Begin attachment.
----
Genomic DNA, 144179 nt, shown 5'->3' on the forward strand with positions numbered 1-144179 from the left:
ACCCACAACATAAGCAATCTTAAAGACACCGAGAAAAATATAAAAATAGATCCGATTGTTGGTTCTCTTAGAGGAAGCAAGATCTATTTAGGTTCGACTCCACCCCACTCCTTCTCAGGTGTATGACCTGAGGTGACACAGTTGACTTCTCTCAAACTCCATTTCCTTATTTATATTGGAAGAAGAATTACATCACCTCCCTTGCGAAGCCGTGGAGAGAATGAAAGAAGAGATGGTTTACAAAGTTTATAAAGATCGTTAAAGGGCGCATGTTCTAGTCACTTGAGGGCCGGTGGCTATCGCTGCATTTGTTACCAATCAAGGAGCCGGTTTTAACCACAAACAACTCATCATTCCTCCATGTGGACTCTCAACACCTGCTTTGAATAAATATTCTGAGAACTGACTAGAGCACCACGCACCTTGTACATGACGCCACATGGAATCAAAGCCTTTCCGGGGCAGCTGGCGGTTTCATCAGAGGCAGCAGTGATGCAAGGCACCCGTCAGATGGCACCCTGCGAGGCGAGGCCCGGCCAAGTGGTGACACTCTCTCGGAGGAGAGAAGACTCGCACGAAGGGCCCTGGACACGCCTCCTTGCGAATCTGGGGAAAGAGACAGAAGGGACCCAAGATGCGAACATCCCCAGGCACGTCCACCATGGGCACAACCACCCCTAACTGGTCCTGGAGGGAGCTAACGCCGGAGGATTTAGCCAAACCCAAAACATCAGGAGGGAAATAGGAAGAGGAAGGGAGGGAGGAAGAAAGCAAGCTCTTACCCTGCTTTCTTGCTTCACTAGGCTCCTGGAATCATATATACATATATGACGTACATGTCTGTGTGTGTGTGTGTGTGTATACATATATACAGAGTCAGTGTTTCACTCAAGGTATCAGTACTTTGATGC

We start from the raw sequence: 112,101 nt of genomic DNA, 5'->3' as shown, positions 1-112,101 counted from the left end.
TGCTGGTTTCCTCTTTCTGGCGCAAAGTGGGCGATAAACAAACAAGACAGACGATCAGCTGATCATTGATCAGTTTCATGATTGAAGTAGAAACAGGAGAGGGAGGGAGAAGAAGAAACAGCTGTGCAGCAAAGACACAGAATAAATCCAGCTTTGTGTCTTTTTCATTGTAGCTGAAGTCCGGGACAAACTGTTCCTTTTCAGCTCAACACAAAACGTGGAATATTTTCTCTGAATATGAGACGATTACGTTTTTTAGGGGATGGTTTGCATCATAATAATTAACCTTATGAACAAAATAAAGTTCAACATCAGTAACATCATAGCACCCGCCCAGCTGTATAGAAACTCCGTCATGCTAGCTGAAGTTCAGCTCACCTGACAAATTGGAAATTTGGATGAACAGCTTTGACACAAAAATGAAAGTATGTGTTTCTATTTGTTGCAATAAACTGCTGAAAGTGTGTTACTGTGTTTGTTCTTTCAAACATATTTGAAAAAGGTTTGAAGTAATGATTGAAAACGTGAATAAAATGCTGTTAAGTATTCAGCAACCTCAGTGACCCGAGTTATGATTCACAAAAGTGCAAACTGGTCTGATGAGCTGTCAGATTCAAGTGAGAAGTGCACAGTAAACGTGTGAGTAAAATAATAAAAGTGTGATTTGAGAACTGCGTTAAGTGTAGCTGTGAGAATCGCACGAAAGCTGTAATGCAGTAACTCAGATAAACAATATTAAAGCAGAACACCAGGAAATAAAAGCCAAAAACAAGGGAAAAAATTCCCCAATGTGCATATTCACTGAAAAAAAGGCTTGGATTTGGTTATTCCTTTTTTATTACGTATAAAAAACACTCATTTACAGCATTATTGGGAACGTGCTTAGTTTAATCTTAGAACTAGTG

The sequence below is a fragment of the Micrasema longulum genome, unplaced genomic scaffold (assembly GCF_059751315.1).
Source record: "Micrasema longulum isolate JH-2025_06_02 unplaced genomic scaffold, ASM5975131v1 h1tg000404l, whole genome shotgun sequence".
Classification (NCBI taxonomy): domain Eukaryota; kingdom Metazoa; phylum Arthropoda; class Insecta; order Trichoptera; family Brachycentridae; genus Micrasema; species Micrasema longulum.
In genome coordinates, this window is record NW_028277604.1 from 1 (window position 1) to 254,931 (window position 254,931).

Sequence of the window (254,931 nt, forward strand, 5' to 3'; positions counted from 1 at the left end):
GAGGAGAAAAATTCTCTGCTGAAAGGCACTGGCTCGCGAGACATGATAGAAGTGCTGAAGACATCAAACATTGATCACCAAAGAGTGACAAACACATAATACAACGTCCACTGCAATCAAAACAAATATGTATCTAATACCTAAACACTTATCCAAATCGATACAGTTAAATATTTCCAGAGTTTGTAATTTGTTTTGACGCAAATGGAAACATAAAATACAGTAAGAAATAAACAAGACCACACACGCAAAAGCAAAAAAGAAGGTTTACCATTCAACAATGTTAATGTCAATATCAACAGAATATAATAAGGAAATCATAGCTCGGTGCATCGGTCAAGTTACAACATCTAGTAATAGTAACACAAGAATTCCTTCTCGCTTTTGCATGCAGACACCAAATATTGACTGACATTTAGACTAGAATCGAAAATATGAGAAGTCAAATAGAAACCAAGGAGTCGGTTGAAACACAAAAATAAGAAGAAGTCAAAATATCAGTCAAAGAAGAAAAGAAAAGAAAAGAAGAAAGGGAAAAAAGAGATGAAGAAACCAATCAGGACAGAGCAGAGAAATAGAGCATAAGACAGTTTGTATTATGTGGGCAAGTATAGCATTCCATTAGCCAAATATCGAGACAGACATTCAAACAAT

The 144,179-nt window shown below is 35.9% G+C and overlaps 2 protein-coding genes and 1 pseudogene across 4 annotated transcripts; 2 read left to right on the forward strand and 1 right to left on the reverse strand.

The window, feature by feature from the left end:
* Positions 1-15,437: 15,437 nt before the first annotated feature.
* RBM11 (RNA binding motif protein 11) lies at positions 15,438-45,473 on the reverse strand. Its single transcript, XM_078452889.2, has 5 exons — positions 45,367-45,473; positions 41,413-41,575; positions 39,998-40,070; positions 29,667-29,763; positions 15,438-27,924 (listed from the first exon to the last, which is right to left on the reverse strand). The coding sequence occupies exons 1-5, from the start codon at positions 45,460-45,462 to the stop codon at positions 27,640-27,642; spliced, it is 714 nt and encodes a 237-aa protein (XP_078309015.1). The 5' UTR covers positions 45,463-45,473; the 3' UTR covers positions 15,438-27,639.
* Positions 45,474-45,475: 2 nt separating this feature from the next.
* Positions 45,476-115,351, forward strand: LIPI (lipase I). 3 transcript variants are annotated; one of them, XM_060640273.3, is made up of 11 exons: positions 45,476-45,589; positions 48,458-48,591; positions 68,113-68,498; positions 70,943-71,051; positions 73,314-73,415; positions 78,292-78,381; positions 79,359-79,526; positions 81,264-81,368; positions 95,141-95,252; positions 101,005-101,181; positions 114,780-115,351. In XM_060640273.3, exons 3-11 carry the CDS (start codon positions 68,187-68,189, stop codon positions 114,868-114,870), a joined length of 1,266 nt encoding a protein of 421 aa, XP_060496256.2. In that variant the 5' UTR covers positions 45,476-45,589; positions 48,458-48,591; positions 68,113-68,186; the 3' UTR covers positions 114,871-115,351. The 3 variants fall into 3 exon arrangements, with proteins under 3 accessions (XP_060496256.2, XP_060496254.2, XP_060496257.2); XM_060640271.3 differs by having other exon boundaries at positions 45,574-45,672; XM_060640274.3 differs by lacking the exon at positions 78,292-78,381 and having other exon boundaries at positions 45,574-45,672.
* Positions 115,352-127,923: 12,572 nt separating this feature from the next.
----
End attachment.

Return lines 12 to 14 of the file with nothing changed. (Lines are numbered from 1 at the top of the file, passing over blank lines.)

The window, feature by feature from the left end:
* Positions 1-15,437: 15,437 nt before the first annotated feature.
* RBM11 (RNA binding motif protein 11) lies at positions 15,438-45,473 on the reverse strand. Its single transcript, XM_078452889.2, has 5 exons — positions 45,367-45,473; positions 41,413-41,575; positions 39,998-40,070; positions 29,667-29,763; positions 15,438-27,924 (listed from the first exon to the last, which is right to left on the reverse strand). The coding sequence occupies exons 1-5, from the start codon at positions 45,460-45,462 to the stop codon at positions 27,640-27,642; spliced, it is 714 nt and encodes a 237-aa protein (XP_078309015.1). The 5' UTR covers positions 45,463-45,473; the 3' UTR covers positions 15,438-27,639.